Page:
Social media posts share doctored Trump tweet alongside false claim he declared martial law
An image has circulated online that purports to show a screenshot of a tweet by US President Donald Trump on December 18, 2020 declaring that he has invoked martial law. The claim is false; no evidence of the tweet could be found on the US president’s Twitter account or a database of deleted tweets. Trump has since denied that he suggested invoking martial law.
The image was shared in a Facebook post published here on December 20, 2020.
The post features an image that purports to show a tweet from Donald Trump on December 18, 2020. The text in the purported tweet reads: “Under the Insurrection Act I have declared Martial Law. This was an attempted coup. Arrest are being carried out all over the nation. Biden has surrendered his passport. More to come!”
With one month to go until Joe Biden takes office, Trump remains fixated on his failed bid to overturn the 2020 election -- with his advisors reportedly floating the idea of invoking martial law, triggering outrage and disbelief in Washington, AFP reported. According to accounts in The New York Times, CNN and The Wall Street Journal, the president found time on Friday to oversee a turbulent White House meeting to discuss new ways to resist or overturn Biden's victory -- with the idea of deploying the military to assist in his fight raised, before being shot down.
The claim is false.
There are no tweets matching the text in the misleading post on Trump’s page in Politwoops, a database of deleted politicians’ tweets maintained by US investigative journalism organisation ProPublica.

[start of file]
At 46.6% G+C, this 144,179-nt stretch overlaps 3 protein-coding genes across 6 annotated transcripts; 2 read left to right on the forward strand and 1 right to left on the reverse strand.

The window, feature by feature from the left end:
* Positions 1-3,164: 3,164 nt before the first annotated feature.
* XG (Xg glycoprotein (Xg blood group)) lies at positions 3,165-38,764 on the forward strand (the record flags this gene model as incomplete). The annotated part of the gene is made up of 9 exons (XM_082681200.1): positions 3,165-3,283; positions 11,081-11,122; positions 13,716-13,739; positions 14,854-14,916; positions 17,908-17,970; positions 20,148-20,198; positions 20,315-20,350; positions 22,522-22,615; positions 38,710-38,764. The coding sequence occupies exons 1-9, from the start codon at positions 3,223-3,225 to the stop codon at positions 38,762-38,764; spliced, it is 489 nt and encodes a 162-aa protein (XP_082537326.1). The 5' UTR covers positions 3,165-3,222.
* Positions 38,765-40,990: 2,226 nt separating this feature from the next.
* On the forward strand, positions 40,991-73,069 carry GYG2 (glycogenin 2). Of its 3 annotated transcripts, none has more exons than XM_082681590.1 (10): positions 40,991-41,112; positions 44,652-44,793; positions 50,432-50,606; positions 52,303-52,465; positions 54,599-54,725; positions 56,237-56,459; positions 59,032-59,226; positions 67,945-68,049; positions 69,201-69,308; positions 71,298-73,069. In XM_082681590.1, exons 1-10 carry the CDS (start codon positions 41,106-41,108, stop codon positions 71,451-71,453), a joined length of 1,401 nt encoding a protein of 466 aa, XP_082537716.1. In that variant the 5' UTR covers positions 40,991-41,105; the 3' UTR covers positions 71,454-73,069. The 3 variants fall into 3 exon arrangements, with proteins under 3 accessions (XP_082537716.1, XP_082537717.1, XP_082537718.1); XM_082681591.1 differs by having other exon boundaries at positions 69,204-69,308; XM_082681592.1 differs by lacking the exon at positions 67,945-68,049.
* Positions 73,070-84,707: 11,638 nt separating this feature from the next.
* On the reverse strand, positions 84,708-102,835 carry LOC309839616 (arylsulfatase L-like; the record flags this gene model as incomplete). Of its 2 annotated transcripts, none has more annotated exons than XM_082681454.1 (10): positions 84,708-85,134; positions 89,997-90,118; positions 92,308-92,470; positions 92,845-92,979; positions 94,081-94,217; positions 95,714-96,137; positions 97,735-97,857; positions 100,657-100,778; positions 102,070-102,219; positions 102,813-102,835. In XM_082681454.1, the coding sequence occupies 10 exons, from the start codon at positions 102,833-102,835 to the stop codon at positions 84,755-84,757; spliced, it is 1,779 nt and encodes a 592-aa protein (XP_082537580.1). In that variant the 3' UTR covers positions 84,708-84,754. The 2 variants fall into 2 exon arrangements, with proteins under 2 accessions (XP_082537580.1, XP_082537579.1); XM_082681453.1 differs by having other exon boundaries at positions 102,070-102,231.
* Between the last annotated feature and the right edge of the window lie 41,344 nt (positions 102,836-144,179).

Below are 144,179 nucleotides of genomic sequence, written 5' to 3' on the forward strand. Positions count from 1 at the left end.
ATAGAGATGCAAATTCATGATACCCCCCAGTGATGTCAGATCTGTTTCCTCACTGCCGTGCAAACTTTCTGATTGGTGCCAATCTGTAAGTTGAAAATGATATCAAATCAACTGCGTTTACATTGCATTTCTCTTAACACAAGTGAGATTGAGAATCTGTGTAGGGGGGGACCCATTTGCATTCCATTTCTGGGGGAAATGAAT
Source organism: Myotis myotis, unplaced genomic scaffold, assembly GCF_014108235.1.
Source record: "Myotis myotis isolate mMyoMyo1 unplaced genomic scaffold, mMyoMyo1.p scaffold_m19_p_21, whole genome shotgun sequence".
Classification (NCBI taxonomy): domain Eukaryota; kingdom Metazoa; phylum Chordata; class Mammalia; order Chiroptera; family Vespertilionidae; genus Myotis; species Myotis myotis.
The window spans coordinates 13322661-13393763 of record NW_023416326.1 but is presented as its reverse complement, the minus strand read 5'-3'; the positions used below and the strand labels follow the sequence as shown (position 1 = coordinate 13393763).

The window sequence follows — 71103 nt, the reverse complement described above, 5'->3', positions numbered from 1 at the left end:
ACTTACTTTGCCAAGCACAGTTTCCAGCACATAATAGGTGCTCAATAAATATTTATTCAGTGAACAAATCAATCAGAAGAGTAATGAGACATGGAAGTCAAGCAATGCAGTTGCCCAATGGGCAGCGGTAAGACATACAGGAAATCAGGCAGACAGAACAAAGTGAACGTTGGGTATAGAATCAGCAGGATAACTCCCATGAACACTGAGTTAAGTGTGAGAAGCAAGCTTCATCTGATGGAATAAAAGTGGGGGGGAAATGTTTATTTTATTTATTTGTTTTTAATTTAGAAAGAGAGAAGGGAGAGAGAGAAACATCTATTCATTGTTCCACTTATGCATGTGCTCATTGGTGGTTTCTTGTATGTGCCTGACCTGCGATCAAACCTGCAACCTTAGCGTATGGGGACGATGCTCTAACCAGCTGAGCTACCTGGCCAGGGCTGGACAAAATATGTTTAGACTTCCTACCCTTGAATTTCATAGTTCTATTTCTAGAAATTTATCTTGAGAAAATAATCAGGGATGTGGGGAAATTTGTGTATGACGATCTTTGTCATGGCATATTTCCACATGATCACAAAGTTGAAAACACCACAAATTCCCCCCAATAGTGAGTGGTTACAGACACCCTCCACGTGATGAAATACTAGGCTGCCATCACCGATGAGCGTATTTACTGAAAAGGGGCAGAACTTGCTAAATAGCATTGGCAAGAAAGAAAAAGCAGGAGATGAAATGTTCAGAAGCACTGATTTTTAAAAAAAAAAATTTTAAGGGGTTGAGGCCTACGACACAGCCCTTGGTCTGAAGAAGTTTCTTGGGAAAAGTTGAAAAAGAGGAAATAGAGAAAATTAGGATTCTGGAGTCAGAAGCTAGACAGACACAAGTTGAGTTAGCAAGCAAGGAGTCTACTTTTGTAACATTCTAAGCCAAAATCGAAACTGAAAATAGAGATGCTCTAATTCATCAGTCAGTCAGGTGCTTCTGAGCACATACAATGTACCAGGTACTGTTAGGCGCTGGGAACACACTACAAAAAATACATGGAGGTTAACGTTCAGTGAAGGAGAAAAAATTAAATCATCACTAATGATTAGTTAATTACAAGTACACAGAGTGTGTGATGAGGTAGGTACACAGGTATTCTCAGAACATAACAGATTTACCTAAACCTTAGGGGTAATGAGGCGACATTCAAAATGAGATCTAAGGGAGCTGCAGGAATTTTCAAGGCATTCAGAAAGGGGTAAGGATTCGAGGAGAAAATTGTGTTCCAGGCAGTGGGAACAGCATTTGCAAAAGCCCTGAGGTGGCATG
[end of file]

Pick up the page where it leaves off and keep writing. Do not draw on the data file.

No major media outlets reported on Trump’s declaration of martial law on Twitter, according to keyword searches on Google News.
In a tweet on December 20, 2020, Trump dismissed claims of implementing martial law. The tweet reads: “Martial law = Fake News. Just more knowingly bad reporting!”
Martial law = Fake News. Just more knowingly bad reporting!— Donald J. Trump (@realDonaldTrump) December 20, 2020
A Google reverse image search of the image in the purported tweet found this Reuters image hosted on the website of photo agency Alamy, showing an 2010 anti-corruption arrest in Puerto Rico, which is unrelated to the claim in the misleading posts.
The caption reads: “An FBI agent escorts one of the police officers and prison guards arrested in a major anti-corruption operation across the U.S. Caribbean territory following his first court appearance at the Puerto Rico Federal Court Building in San Juan, October 6, 2010.”